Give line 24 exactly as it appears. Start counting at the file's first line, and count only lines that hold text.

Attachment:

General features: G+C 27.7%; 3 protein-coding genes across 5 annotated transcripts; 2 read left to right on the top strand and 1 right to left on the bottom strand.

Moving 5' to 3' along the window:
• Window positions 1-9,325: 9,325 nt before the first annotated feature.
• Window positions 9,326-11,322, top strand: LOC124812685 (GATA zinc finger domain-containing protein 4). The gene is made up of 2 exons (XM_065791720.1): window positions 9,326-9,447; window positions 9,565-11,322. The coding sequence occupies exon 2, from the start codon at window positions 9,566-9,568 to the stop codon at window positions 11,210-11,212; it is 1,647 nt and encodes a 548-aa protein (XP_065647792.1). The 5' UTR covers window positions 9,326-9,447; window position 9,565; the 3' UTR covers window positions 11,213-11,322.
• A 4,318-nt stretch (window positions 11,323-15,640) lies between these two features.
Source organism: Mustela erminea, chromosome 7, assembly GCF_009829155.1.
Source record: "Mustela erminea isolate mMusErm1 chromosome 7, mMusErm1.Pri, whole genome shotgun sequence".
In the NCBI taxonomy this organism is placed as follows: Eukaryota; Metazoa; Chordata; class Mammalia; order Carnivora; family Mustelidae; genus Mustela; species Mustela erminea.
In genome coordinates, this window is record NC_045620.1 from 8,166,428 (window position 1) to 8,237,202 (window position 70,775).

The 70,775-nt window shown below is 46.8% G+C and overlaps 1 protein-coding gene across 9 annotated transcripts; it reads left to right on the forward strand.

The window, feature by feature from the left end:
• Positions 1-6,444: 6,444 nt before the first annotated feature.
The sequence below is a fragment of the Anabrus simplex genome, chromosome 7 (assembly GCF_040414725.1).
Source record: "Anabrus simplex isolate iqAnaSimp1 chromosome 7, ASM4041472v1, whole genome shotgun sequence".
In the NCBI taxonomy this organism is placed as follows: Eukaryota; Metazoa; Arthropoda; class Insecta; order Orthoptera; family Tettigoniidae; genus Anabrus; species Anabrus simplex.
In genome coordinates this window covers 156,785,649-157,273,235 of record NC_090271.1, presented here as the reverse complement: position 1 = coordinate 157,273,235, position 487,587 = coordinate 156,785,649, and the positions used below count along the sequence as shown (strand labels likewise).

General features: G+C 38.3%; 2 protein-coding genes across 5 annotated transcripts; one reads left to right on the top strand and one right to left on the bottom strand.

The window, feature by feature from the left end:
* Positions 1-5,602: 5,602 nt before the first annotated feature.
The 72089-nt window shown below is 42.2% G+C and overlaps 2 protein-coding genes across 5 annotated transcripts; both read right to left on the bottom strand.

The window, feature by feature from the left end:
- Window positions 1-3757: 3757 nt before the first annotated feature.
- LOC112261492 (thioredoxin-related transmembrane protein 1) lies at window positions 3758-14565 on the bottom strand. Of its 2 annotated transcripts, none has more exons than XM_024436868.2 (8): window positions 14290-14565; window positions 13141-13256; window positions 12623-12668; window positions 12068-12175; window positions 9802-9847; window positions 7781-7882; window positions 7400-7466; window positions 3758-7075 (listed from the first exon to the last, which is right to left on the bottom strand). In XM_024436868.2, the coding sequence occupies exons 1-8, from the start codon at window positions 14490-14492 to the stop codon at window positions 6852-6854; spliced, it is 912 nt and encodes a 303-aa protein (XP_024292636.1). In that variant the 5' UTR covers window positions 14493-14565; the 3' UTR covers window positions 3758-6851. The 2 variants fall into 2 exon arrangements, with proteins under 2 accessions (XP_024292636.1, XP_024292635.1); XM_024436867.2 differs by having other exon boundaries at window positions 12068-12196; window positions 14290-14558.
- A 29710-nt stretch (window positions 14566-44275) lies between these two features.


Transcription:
- A 29710-nt stretch (window positions 14566-44275) lies between these two features.